Is the training you you offer and advocate for also helpful in terms of preventing additional trauma within the school system, or outside of it?
What we say in our training to educators at any level is: you are educators, you’re not therapists. We are not asking you to take on another responsibility. We’re asking you to recognize when what you’re looking at could be the result of emotional or psychological trauma in the child or in your coworker. Then we’re asking, according to your professional obligation and capacity, that you refer the child into a healing vein.
In many schools, there are school counselors, and so you refer them there. But there are a number of schools that do not have school counselors in Pennsylvania because it is not written into the legislation. It’s not a required position. We hope that will change.
But then we say to educators: your specialty is building resilience, so recognize what it means to build resilience. Many people trace their success, their life stability, back to a trusted teacher — so be that. Show them the unconditional human regard that is our obligation as an educator.
You’re focused primarily on education, but why is it also important for people providing social services, and people in other industries, to become trauma-informed?
Because those are the folk that traumatized people tend to have to deal with, and [people with trauma] can get re-traumatized simply by a callous attitude, impatience, disrespect, people trying to fix them, and insensitivity to their pain. We believe that all agencies that work with people should go through trauma-informed training.
We now have in Pennsylvania a trauma-informed Pennsylvania plan. We spent four months writing that plan, which calls for all agencies, service groups, organizations, and grassroots organizations to be trauma-informed. Many people are trying to help people, but they don’t know how because they don’t understand what they’re working with.
You worked for decades with the NAACP. How does the work advancing racial equity and the work advancing trauma awareness overlap?
Children have told me that going to school, knowing that they’re looked at in a certain way, that they’re treated in a certain way, that they’re more prone to get disciplinary action — that this is a source of pain for them. The court system has a different standard for people of color. That’s why our men represent the largest number of people in prison.
I’m one of those mothers — I raised two sons and a daughter — who had to have that talk with my boys. It’s very painful to have that talk, and it’s painful to give the talk, and it’s painful for children to have to hear the talk. So, yes, racism is very traumatizing, and yes, trauma and racism go hand in hand. They’re very connected.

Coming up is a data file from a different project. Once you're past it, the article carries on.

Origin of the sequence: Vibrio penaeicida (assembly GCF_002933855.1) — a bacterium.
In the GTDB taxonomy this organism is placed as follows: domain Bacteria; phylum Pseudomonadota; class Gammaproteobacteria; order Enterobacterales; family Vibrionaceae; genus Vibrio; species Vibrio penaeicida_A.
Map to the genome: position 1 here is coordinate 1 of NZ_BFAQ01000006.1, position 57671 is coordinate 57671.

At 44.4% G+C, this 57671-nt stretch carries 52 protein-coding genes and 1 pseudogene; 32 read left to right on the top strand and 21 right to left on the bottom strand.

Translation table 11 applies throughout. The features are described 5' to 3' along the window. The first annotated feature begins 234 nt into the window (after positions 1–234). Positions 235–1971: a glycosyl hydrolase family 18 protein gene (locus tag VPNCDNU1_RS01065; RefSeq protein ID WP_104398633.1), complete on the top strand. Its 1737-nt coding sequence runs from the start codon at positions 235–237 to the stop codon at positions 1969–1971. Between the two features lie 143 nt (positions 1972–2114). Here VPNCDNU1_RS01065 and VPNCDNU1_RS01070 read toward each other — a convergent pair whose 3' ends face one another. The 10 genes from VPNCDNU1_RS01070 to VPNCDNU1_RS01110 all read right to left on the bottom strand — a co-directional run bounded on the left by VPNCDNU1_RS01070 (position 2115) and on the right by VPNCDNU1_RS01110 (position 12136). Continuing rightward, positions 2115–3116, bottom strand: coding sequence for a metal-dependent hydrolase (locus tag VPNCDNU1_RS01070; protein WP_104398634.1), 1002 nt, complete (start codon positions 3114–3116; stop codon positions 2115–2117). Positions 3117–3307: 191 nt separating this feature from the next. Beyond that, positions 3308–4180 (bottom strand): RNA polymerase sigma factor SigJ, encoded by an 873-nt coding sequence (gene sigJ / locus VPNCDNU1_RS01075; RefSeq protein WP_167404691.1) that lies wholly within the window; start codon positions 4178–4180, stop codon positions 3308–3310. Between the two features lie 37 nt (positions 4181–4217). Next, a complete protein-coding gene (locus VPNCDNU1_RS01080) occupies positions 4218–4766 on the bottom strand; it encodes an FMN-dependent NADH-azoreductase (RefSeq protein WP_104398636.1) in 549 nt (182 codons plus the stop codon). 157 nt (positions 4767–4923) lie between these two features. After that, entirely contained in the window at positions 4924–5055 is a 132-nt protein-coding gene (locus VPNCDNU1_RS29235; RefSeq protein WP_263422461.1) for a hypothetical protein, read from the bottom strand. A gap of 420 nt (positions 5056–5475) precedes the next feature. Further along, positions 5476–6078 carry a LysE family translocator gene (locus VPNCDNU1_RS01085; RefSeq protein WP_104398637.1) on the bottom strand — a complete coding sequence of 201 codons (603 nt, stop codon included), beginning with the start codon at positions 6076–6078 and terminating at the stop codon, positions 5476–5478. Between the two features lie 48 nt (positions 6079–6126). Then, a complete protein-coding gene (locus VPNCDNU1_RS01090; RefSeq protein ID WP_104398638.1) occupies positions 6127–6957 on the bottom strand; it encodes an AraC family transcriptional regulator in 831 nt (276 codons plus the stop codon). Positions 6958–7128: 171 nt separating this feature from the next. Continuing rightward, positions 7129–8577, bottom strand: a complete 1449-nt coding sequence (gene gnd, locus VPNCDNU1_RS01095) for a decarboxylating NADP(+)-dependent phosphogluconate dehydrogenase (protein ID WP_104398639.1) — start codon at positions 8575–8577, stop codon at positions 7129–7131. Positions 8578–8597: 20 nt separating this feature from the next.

Is there anything missing from the ACEs questionnaire in regard to racism or other forms of discrimination?
In my opinion, that is a component that’s missing. I do know in Philadelphia they adapted a model for ACEs that has a lot to do with poverty. In Pennsylvania, 30 percent of African Americans live in poverty, and poverty is a precursor for trauma.
With so many people uninsured, there’s the fear of getting sick, or having a child get sick. Can you afford housing? Can you afford education? What kind of education can you afford for your child? So, yeah, there’s an overlap between ACEs, poverty, and trauma. It’s like a mixture of very complicated subtleties that most people don’t think about if they’re not in that group of people.
What do you hope the trauma-awareness landscape looks like five or ten years from now?
I don’t know. It may take a generation. But the awareness is becoming more and more prevalent. There’s a movement in Washington for legislation that addresses it. I believe government agencies are going to be fully informed and probably all the states will be, and, more than likely, the territories because of federal interest.
Other states, like Delaware, also have state plans. There’s a lot going on in Washington State, Massachusetts, and a number of other states. There is also a lot of work going on in Canada, Great Britain, New Zealand, and Australia. I’m not saying it’s not going on in other countries, but I just don’t see that research yet. And I continue to look.
Knowledge of this is an acceptance of trauma as a national problem. It’s moving quite well now, but it depends on the quality of people’s learning and the commitment to have trauma-informed agencies. It just takes time. The more people who know and understand the reality of this, the better off we will be.